Twenty-six years ago, a baby boy with profound developmental problems entered the life of my family. Today, my son is 26 years old. He has accomplished wonderful things over the years, although he’s still disabled. Here are a few lessons we’ve learned in that time.
Remember that love for and acceptance of your child are never conditional.
Despite having heard strong opinions to the contrary, I’ve never confused my son with whatever it is that afflicts him. My love for my son does not spill over into any kind of affection for his disability any more than my hatred of his disability causes me to reject my son. To me, it is no more a part of who he truly is than would be, say, an obvious injury such as a broken leg.
Do try to help your child overcome his or her issues.
We need look no further than the ministry of Jesus to see the attitude to take toward paralysis, blindness, seizures, and similar afflictions. They are rejected in the Bible, and I believe in rejecting them, too.
Of course, the protocol for fixing broken legs is considerably more straightforward than anything my wife and I heard proposed for our son. The options available to us were controversial and problematic. But we never regretted trying. We weren’t prepared to carry on with our lives without knowing we had done everything we could.
Lay down the burden.
All parents face daily challenges, and for parents of disabled kids those challenges can at times feel both daunting and endless. Again, in suggesting that we should lay down the burden, I’m not saying we should abdicate our duty to give our child every possible opportunity to improve and to enjoy life. However, when the going gets tough—and it can sometimes become very tough—consider the Old Testament prophet who said that although all around him may be turned into destruction and despair, “,,,yet I will rejoice in my God.” (Habakkuk 3:18)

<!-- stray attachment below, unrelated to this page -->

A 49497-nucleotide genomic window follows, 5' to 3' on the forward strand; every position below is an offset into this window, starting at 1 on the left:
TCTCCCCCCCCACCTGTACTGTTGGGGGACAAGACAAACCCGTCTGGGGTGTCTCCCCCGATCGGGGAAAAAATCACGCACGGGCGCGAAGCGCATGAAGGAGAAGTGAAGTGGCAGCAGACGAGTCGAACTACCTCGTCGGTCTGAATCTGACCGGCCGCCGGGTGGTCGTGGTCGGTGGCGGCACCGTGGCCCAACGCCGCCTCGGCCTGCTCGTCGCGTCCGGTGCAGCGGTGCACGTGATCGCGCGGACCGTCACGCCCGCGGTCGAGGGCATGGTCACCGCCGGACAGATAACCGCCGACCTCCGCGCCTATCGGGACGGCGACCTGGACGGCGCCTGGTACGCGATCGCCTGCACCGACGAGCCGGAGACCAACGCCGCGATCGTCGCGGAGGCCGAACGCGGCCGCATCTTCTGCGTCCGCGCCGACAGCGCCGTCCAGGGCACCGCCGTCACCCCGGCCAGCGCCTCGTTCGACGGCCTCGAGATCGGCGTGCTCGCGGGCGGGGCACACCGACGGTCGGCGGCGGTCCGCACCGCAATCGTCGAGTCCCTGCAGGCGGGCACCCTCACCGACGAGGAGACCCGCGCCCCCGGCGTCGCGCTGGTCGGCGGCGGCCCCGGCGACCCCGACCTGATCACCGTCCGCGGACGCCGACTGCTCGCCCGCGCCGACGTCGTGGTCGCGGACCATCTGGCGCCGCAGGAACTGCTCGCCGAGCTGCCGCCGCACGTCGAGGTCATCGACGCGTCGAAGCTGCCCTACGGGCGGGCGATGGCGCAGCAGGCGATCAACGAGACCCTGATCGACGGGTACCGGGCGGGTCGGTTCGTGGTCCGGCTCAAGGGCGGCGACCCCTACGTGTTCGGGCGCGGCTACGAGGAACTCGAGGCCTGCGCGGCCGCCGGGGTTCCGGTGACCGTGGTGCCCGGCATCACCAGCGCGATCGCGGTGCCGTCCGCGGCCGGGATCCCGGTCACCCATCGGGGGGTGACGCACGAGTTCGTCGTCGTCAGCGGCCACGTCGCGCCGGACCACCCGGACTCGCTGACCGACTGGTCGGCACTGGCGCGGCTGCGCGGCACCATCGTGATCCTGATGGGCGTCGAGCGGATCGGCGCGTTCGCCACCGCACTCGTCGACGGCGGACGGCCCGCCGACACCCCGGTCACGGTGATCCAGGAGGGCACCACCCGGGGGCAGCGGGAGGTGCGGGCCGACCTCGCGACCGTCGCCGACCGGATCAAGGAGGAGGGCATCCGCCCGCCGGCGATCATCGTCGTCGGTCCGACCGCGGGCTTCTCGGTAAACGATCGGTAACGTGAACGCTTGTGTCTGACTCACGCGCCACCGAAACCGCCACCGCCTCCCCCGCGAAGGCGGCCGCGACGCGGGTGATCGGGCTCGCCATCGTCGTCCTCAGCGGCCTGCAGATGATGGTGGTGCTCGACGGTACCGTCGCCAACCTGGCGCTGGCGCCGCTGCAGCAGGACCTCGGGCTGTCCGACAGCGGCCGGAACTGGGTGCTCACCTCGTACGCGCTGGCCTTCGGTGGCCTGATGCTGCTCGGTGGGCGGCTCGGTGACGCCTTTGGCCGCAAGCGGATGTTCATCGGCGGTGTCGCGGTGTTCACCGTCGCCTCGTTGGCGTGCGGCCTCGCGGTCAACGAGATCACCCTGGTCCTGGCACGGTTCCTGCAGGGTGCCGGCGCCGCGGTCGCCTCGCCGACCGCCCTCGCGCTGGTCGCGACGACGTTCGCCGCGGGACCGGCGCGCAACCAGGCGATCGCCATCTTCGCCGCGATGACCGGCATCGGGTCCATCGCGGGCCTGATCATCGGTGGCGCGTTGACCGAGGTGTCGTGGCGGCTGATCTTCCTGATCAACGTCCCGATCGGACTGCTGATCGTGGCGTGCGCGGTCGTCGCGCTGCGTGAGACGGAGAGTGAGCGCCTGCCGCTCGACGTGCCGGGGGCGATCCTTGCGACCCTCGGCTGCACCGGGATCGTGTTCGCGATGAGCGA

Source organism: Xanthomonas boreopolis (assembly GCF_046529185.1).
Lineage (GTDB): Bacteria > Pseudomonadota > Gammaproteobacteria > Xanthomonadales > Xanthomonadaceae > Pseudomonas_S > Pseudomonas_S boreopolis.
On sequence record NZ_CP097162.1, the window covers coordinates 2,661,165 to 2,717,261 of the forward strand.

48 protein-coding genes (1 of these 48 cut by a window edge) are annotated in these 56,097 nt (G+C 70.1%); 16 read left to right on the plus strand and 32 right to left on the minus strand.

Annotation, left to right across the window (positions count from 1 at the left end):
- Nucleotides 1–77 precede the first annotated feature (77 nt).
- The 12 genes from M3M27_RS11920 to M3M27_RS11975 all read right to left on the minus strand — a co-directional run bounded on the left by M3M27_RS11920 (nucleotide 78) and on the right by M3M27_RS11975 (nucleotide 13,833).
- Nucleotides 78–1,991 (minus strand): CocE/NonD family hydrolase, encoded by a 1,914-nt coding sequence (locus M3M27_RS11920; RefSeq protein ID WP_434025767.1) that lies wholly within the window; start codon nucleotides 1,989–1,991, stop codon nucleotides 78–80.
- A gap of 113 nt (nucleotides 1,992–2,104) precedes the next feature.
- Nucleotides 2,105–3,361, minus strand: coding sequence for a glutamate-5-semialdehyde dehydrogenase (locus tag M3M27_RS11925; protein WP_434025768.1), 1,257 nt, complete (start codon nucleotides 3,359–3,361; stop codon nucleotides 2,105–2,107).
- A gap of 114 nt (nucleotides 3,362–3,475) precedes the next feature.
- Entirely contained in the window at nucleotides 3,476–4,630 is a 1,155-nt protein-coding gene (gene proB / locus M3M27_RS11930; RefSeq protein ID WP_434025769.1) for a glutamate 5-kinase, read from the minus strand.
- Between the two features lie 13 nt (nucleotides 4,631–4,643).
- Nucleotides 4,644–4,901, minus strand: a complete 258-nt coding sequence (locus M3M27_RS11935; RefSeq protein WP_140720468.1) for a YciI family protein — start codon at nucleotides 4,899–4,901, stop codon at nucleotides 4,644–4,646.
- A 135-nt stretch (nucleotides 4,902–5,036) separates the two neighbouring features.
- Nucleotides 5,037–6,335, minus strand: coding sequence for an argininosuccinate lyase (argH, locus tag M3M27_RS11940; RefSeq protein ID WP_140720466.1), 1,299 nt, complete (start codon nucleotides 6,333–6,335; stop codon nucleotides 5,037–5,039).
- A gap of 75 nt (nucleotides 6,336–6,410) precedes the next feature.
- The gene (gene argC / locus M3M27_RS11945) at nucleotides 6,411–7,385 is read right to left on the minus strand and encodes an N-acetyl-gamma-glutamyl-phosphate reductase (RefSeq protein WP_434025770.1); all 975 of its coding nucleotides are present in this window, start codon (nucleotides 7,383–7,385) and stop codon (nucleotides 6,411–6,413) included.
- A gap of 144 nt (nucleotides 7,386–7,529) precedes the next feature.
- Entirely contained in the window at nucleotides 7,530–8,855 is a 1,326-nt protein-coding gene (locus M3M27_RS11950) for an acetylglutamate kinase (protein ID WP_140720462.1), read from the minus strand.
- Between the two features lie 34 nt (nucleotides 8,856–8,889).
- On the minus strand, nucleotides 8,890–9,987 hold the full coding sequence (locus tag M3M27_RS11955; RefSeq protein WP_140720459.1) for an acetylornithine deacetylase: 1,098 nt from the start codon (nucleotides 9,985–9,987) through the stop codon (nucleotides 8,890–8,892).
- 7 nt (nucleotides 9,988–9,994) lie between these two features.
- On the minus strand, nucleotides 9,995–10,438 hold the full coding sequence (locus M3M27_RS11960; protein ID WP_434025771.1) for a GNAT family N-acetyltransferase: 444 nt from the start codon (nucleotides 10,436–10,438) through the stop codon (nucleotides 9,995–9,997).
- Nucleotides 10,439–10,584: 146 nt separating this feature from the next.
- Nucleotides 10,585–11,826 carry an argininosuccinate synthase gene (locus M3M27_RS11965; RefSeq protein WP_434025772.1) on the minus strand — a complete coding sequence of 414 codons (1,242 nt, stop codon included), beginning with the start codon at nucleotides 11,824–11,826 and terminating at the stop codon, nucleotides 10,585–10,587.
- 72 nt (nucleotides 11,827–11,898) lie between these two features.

To me, this means putting aside the counterproductive emotional baggage each of us carries, be it a sense of guilt or inadequacy or indeed anything that feeds our frustration and anxiety. Ultimately, we are not in control. God is. So there is no necessity for us to take events personally. Yes, our job is to do the very best we can, to become informed, to locate good resources, to use our judgment in making decisions on behalf of our child. We also need to preserve our own health and stamina, so that we will have the necessary patience and fortitude. (For example, currently I am going around and around on a tedious appeal with my son’s insurance provider.) But even doing everything right does not guarantee the outcome we want.
In the absence of that desired outcome, or until we see it, I suggest affirming that there must be a reason for what we are seeing, and that it will be made clear in due course. I think laying down the burden may be more difficult than anything else, because acknowledging in our minds that this is true does not necessarily mean we will follow through on an emotional level.
However, if we do, I think our kids will benefit.
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